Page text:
Table 1: Patient characteristics. Continuous variables are presented as mean (±SD). Dichotomous variables are presented as number of patients (percentage).
3.2. Interventions

There was no significant difference in the indication of stent implantation between the two groups: acute coronary disease in 56.6% of the control group and 59.0% in the restenosis group. Total number of deployed stents was not significantly higher in restenosis group: 1.42 (0.75) versus 1.65 (0.97) (). Total stent length and stent diameter were not significantly different between the two groups (Table 1). One-tenth of the patients had multiple branches stented for the first intervention, 8 (8%) in the control group and 14 (13.3%) in the restenosis group ().

3.3. Genetic Analysis Results

Allele frequencies were similar between genders (rs2010963: 50.1%/41.7%/9.3% in men and 40.7%/50%/9.3% in women, (G/G, G/C, C/C) ; rs699947: 25.5%/48.3%/26.2% in men and 15.4%/48.1%/36.5% in women, (A/A, A/C, C/C) ). The genotype distribution conformed to Hardy–Weinberg equilibrium ( and , resp.). Genotype distributions for the groups of patient with no restenosis, focal restenosis, and diffuse restenosis are shown in Table 2. There was no statistically significant difference among these groups. For further analysis, we merged the focal restenosis group with the no-restenosis group as the focal in-stent restenosis is suspected to have different underlying pathomechanism compared to diffuse in-stent restenosis. Comparison of the genotype distribution of this control group to the diffuse in-stent restenosis group showed that diffuse in-stent restenosis was significantly less frequent in C/G and C/C genotypes (variant carrier) of rs2010963 polymorphism versus individuals with the G/G (homozygous normal) genotype (OR 0.56, ). Restenosis frequency did not differ between the two groups for rs699947 polymorphism (Table 3).

Table 2: Genotype distribution of no-restenosis group and focal and diffuse restenosis groups; G/G versus G/C + C/C and A/A versus A/C + C/C, chi-square.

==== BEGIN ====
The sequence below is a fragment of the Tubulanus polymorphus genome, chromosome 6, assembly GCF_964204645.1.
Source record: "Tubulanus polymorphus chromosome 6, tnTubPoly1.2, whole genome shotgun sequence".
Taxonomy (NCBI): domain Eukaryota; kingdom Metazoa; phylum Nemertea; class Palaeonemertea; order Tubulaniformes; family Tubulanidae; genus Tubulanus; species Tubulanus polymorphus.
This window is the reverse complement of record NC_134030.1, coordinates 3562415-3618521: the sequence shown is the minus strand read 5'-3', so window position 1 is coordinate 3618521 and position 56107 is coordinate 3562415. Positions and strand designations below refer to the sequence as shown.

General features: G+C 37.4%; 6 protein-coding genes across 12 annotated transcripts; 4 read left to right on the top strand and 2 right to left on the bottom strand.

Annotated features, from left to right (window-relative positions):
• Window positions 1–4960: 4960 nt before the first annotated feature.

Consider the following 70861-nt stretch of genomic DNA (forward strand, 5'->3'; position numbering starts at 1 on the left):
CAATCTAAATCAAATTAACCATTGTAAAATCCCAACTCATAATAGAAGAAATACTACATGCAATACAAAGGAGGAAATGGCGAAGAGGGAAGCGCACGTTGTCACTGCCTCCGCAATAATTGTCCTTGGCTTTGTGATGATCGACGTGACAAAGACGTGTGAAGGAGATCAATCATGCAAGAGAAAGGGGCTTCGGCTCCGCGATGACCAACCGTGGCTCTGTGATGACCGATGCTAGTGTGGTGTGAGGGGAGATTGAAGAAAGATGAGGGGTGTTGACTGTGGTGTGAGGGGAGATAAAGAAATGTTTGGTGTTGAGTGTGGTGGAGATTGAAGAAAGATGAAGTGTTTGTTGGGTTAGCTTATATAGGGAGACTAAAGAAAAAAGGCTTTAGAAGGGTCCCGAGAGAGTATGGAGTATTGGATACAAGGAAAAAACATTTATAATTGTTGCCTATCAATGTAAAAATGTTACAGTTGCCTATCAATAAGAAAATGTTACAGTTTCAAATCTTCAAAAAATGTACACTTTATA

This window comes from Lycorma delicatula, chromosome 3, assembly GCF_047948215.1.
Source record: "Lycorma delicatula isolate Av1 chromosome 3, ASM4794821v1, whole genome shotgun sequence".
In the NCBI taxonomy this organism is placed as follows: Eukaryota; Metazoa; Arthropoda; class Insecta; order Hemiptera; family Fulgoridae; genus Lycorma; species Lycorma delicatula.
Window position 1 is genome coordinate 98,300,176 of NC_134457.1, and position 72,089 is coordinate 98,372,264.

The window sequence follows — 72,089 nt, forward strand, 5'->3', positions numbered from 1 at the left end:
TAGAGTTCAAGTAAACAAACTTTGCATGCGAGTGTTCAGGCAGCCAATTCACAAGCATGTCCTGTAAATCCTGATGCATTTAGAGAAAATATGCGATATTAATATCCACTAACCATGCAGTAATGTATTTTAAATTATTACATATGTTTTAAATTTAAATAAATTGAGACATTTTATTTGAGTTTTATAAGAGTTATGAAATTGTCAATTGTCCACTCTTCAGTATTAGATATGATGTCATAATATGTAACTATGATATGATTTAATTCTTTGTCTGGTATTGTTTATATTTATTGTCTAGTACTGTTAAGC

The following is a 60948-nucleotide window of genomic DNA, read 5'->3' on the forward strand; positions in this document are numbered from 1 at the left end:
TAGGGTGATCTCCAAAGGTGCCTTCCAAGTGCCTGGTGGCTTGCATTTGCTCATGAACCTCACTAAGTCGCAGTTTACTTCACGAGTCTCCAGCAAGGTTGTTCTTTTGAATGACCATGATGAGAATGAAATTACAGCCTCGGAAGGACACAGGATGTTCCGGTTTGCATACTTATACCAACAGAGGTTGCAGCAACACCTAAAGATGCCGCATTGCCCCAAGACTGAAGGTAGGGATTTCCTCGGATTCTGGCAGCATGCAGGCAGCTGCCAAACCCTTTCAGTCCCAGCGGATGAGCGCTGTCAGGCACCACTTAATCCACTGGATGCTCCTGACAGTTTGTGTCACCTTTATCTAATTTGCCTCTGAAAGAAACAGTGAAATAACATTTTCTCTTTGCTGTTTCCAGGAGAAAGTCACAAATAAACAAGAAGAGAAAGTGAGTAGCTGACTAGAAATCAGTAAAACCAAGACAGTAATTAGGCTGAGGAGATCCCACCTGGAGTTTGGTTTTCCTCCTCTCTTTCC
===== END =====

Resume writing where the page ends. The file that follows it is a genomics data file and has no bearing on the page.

Table 3: Genotype distribution of control group (no-restenosis + focal restenosis) versus diffuse restenosis group; G/G versus G/C + C/C and A/A versus A/C + C/C, chi-square.
3.4. Multivariate Analysis

Multivariate analysis adjusted for clinical variables (BMI, hypertension, smoking, chronic renal failure, average time to repeated angiogram, multiple branch stent deployment, total stent length, and total number of implanted stents) revealed that the homozygous normal (A/A) genotype of rs2010963 is related to higher risk of diffuse ISR. The rs699947 polymorphisms of VEGF gene are not associated with a risk of diffuse ISR (Table 4).

Table 4: Results of the multivariate logistic regression analyses with adjustment for risk factors and VEGF rs2010963 variant genotype (G/C + C/C) with in-stent restenosis as a dependent variable. Hosmer–Lemeshow test .

4. Discussion

In our nonrandomized prospective study, we found a significant association of rs2010963 VEGF polymorphism and the development of diffuse in-stent restenosis after coronary BMS implantation. This association was independent of certain clinical factors. VEGF is expressed by vascular endothelial cells, as well as additional cell types [25]. Association has been identified between VEGF polymorphisms and the risk of coronary artery disease [26], the development of collateral circulation in individuals with coronary artery disease [22]. VEGF contributes to mediating neovascularization of atherosclerosis plaques [27] and has been found to be associated with intimal thickening and thrombus development [28] and higher VEGF levels after PCI are related to restenosis after DES implantation [29].